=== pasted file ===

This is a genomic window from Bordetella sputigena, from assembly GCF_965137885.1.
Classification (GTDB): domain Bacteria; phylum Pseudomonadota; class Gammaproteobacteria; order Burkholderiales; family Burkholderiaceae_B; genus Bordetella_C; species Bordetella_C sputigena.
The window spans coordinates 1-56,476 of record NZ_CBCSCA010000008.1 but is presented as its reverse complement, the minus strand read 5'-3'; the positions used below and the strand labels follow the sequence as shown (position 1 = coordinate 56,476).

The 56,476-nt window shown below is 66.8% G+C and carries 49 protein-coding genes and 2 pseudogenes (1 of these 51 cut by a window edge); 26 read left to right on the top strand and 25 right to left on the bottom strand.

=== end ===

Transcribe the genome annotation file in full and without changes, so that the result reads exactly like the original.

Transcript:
This is a genomic window from Bordetella sputigena, from assembly GCF_965137885.1.
Classification (GTDB): domain Bacteria; phylum Pseudomonadota; class Gammaproteobacteria; order Burkholderiales; family Burkholderiaceae_B; genus Bordetella_C; species Bordetella_C sputigena.
The window spans coordinates 1-56,476 of record NZ_CBCSCA010000008.1 but is presented as its reverse complement, the minus strand read 5'-3'; the positions used below and the strand labels follow the sequence as shown (position 1 = coordinate 56,476).

The 56,476-nt window shown below is 66.8% G+C and carries 49 protein-coding genes and 2 pseudogenes (1 of these 51 cut by a window edge); 26 read left to right on the top strand and 25 right to left on the bottom strand.